Bodies littered the streets of the southern Kyrgyzstan city of Osh where fresh gunfire rang out, and more fighting was reported in the nearby city of Jalalabad.


Scores are reported killed in four days of clashes.

With estimates of up to 100,000 people already inside Uzbekistan, the Central Asian state’s Deputy Prime Minister Abdullah Aripov said the border would be shut, despite pleas from aid groups and the UN to leave it open.

“Today we will stop accepting refugees from the Kyrgyz side because we have no place to accommodate them and no capacity to cope with them,” he said.

He said Uzbekistan needs international humanitarian aid to cope. “If we have the ability to help them and to treat them of course we will open the border” again, he added.

Aripov said Uzbekistan had registered 45,000 adults from Kyrgyzstan, while another official said there were 65,000 adults in Uzbekistan’s Andijan region alone and the UN’s refugee agency said it was sending aid for 75,000.

Ethnic Uzbeks and Tajiks have flooded into Uzbekistan in the four days of bloodshed around Osh and Jalalabad which has left at least 138 dead and 1,761 wounded, the health ministry said.

The violence exploded Friday in Osh when ethnic Kyrgyz gangs began attacking the shops and homes of ethnic Uzbeks, igniting tensions between the two dominant groups in the region that have simmered for a generation.

The unrest comes barely two months after President Kurmanbek Bakiyev was overthrown in a popular uprising. Bakiyev’s stronghold is in southern Kyrgyzstan.

Ethnic Uzbeks said many more had been killed and accused government forces of helping Kyrgyz mobs in their deadly rampage.

Charred corpses lay unattended in a burned out ethnic Uzbek shop in Osh and the streets were strewn with shell cases and wrecked cars.

A military helicopter flew over the city dropping leaflets calling for calm. But intermittent gunfire was heard while new violence was reported further north in Jalalabad.

UN High Commissioner for Human Rights Navi Pillay urged Kyrgyz authorities to act firmly, saying the violence appeared to be “orchestrated, targeted and well-planned.”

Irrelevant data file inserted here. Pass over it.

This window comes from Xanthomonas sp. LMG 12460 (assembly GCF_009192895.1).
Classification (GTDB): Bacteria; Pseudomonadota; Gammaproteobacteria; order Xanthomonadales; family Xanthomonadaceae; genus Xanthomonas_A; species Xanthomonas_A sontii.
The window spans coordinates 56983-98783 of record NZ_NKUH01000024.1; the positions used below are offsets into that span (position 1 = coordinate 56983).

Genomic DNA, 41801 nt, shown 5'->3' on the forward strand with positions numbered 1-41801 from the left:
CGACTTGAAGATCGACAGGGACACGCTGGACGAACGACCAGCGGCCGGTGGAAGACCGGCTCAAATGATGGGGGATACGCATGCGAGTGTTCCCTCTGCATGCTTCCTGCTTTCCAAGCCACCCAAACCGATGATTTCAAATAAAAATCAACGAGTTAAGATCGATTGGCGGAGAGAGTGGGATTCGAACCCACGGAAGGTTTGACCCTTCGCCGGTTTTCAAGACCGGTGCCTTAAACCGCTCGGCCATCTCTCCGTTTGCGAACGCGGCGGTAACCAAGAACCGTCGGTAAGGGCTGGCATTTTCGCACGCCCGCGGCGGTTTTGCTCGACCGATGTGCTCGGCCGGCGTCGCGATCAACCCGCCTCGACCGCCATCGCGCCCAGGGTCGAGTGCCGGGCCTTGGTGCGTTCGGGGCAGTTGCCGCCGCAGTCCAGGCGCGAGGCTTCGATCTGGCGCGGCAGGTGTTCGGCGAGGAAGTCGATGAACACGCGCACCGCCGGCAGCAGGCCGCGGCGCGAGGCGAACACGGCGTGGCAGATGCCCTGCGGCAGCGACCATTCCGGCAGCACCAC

She urged both Uzbekistan and Tajikistan to accept refugees.

Kyrgyz news agency AKIPress said 2,000 people had gathered in the main square in Jalalabad and that cafes and stores were ablaze.

It also said 150 to 200 youths were marching around threatening to shoot Uzbeks.

In Osh, Uzbek men with makeshift weapons stood guard outside their homes while women and children cowered in basements.

Dildor Dzhumabayev, a 38-year-old ethnic Uzbek, said people were gunned down by armed personnel carriers that were used to clear the way for mobs on the streets.

An AFP journalist was shown video footage of the burials of dozens of bullet ridden bodies that residents said they had filmed since Friday.

“There are at least 1,000 dead here in Osh. We have not been able to register them because they turn us away at the hospital and say it is only for Kyrgyz,” Isamidin Kudbidunov, 27, told AFP.

The crisis has prompted growing international alarm, with both the United States and Russia having military bases near the capital of the former Soviet republic.

China and Turkey sent planes to pick up their nationals in Kyrgyzstan.

EU foreign affairs chief Catherine Ashton said Monday she was “very concerned” and UN Secretary General Ban Ki-moon expressed his worry at the extent of the violence on Sunday.

Kyrgyzstan’s interim president, Roza Otunbayeva, on Saturday appealed to Russia to help quell the violence. The Kremlin has so far sent paratroopers to reinforce its base and agreed to send humanitarian aid.

But the prospects for foreign intervention grew on Monday with the Russian-led regional body, the Collective Security Treaty Organisation (CSTO), holding emergency talks on a deployment of a special force to the region.

Russian President Dmitry Medvedev said “the current situation in Kyrgyzstan is intolerable”.

The International Committee of the Red Cross (ICRC) dismissed suggestions by some Kyrgyz officials that the situation was beginning to stabilise.

“We’re far from seeing the end of this crisis,” said Pascale Meige Wagner, the ICRC’s head of operations for Central Asia and Eastern Europe.